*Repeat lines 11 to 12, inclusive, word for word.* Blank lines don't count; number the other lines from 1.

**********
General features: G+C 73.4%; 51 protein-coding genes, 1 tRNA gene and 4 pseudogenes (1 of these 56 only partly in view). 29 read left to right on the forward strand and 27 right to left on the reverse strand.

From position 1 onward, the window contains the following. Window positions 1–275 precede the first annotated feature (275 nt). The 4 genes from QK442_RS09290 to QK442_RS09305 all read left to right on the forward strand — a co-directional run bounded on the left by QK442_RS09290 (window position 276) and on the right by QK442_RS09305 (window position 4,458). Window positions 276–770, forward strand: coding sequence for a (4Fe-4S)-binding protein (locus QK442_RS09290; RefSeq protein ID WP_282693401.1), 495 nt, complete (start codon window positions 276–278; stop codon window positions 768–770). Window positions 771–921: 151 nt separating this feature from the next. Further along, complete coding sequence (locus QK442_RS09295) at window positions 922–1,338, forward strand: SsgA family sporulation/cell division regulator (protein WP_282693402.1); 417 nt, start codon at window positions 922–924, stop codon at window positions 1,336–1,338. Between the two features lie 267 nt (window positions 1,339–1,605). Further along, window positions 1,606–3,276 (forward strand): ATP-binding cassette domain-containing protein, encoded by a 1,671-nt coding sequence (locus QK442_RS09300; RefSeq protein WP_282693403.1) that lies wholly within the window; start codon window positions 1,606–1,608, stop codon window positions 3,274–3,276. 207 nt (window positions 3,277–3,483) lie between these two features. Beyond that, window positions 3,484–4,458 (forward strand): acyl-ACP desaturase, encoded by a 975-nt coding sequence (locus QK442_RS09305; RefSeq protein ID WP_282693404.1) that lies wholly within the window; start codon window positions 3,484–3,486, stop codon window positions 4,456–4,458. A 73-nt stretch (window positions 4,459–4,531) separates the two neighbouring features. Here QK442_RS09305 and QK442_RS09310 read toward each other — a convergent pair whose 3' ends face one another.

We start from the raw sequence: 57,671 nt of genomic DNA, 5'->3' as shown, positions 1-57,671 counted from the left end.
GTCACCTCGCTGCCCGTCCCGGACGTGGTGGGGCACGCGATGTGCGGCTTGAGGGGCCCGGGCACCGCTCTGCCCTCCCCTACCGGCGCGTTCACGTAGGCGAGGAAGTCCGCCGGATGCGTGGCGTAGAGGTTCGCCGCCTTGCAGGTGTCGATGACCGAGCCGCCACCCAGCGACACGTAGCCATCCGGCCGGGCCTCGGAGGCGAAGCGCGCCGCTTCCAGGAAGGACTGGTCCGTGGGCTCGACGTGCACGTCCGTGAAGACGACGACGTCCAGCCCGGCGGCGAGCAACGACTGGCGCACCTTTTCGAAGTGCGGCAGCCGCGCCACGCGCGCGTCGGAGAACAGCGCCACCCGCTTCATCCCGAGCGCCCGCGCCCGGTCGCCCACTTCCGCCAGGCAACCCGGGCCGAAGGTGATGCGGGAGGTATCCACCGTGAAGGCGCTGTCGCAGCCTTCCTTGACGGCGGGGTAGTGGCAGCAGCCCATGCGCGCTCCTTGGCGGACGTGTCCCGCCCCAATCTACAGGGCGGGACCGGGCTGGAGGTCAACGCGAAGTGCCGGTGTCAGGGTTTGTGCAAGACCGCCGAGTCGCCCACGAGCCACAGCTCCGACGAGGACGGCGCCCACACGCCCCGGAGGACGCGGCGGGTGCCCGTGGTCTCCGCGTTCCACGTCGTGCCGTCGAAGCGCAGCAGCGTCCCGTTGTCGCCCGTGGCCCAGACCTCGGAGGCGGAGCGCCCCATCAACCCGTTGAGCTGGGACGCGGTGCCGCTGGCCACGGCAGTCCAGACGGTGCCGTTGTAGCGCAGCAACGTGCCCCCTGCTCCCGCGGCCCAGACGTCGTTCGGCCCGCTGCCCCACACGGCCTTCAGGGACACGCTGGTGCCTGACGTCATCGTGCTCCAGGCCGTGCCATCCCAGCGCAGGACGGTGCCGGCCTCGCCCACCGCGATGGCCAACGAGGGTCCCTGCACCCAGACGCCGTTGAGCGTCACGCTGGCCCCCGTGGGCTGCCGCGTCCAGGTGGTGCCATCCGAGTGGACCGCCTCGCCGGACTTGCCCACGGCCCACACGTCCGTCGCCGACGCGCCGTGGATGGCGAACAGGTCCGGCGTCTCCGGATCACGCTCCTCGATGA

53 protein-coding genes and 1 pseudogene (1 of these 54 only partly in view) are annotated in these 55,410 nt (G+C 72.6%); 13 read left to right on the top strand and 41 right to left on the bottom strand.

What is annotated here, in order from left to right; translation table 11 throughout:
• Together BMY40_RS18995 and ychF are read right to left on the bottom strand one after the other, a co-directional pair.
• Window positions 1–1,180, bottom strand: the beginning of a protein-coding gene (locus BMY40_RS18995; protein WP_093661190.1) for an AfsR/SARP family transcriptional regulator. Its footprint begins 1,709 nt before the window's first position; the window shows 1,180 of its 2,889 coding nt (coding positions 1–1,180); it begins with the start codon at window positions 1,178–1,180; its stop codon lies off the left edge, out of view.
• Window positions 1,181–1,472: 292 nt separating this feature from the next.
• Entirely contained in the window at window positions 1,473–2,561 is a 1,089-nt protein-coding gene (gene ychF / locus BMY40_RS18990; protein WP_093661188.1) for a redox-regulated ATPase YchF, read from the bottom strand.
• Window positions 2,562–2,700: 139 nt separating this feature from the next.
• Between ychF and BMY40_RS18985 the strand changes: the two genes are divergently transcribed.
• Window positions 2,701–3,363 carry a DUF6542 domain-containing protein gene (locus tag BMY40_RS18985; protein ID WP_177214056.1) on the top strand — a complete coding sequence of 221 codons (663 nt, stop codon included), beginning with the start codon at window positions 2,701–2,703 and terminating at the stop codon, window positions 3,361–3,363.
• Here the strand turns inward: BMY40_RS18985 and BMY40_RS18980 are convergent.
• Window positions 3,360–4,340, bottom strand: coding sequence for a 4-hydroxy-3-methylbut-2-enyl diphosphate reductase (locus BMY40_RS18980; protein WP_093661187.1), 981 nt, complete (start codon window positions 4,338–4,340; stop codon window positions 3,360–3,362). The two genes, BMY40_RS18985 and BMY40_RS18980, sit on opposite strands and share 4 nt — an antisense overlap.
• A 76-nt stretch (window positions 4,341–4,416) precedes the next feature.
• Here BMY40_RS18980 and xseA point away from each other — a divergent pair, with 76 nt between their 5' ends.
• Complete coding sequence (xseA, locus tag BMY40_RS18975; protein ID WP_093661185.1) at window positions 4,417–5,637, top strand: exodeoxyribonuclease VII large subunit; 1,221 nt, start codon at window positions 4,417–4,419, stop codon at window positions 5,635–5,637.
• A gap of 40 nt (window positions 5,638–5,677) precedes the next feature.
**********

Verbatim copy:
• Window positions 2,562–2,700: 139 nt separating this feature from the next.
• Between ychF and BMY40_RS18985 the strand changes: the two genes are divergently transcribed.